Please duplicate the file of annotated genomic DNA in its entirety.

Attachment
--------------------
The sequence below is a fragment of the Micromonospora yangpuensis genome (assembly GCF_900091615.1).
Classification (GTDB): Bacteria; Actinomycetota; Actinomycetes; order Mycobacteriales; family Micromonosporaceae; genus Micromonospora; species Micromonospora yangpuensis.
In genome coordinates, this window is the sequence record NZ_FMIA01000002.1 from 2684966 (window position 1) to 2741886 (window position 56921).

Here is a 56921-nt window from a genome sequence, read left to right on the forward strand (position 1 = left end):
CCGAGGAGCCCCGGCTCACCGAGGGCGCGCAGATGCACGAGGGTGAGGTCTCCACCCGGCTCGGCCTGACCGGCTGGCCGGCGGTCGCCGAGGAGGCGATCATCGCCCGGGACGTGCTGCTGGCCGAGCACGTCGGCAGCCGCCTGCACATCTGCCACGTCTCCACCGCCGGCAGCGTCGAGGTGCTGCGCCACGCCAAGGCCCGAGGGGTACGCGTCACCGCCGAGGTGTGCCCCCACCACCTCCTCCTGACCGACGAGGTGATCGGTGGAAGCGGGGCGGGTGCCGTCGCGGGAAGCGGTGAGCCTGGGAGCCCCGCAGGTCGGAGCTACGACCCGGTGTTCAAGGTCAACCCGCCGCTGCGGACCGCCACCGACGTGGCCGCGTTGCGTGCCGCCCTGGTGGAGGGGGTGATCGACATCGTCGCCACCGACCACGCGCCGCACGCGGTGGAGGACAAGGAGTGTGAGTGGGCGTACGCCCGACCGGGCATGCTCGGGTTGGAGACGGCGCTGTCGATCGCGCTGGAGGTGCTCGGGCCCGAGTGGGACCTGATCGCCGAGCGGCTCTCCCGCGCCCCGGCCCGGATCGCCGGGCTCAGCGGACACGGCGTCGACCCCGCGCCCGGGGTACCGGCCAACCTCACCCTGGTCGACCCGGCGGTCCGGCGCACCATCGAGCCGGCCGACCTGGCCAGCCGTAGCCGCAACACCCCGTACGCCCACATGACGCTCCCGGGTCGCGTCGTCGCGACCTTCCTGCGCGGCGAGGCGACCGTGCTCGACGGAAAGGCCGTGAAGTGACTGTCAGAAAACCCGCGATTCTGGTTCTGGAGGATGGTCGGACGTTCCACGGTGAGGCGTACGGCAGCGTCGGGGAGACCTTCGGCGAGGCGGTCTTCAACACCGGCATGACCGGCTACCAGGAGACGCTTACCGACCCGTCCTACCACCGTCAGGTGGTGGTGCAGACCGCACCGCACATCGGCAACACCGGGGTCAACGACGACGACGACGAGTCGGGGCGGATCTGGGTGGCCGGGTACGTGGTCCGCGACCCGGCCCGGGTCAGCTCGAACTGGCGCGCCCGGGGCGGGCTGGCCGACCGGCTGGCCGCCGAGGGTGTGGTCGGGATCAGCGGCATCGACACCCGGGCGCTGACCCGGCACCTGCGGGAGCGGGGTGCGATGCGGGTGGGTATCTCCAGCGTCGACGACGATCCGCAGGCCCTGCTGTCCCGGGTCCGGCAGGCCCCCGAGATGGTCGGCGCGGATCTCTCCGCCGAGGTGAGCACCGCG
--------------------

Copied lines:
The sequence below is a fragment of the Micromonospora yangpuensis genome (assembly GCF_900091615.1).
Classification (GTDB): Bacteria; Actinomycetota; Actinomycetes; order Mycobacteriales; family Micromonosporaceae; genus Micromonospora; species Micromonospora yangpuensis.
In genome coordinates, this window is the sequence record NZ_FMIA01000002.1 from 2684966 (window position 1) to 2741886 (window position 56921).

Here is a 56921-nt window from a genome sequence, read left to right on the forward strand (position 1 = left end):
CCGAGGAGCCCCGGCTCACCGAGGGCGCGCAGATGCACGAGGGTGAGGTCTCCACCCGGCTCGGCCTGACCGGCTGGCCGGCGGTCGCCGAGGAGGCGATCATCGCCCGGGACGTGCTGCTGGCCGAGCACGTCGGCAGCCGCCTGCACATCTGCCACGTCTCCACCGCCGGCAGCGTCGAGGTGCTGCGCCACGCCAAGGCCCGAGGGGTACGCGTCACCGCCGAGGTGTGCCCCCACCACCTCCTCCTGACCGACGAGGTGATCGGTGGAAGCGGGGCGGGTGCCGTCGCGGGAAGCGGTGAGCCTGGGAGCCCCGCAGGTCGGAGCTACGACCCGGTGTTCAAGGTCAACCCGCCGCTGCGGACCGCCACCGACGTGGCCGCGTTGCGTGCCGCCCTGGTGGAGGGGGTGATCGACATCGTCGCCACCGACCACGCGCCGCACGCGGTGGAGGACAAGGAGTGTGAGTGGGCGTACGCCCGACCGGGCATGCTCGGGTTGGAGACGGCGCTGTCGATCGCGCTGGAGGTGCTCGGGCCCGAGTGGGACCTGATCGCCGAGCGGCTCTCCCGCGCCCCGGCCCGGATCGCCGGGCTCAGCGGACACGGCGTCGACCCCGCGCCCGGGGTACCGGCCAACCTCACCCTGGTCGACCCGGCGGTCCGGCGCACCATCGAGCCGGCCGACCTGGCCAGCCGTAGCCGCAACACCCCGTACGCCCACATGACGCTCCCGGGTCGCGTCGTCGCGACCTTCCTGCGCGGCGAGGCGACCGTGCTCGACGGAAAGGCCGTGAAGTGACTGTCAGAAAACCCGCGATTCTGGTTCTGGAGGATGGTCGGACGTTCCACGGTGAGGCGTACGGCAGCGTCGGGGAGACCTTCGGCGAGGCGGTCTTCAACACCGGCATGACCGGCTACCAGGAGACGCTTACCGACCCGTCCTACCACCGTCAGGTGGTGGTGCAGACCGCACCGCACATCGGCAACACCGGGGTCAACGACGACGACGACGAGTCGGGGCGGATCTGGGTGGCCGGGTACGTGGTCCGCGACCCGGCCCGGGTCAGCTCGAACTGGCGCGCCCGGGGCGGGCTGGCCGACCGGCTGGCCGCCGAGGGTGTGGTCGGGATCAGCGGCATCGACACCCGGGCGCTGACCCGGCACCTGCGGGAGCGGGGTGCGATGCGGGTGGGTATCTCCAGCGTCGACGACGATCCGCAGGCCCTGCTGTCCCGGGTCCGGCAGGCCCCCGAGATGGTCGGCGCGGATCTCTCCGCCGAGGTGAGCACCGCG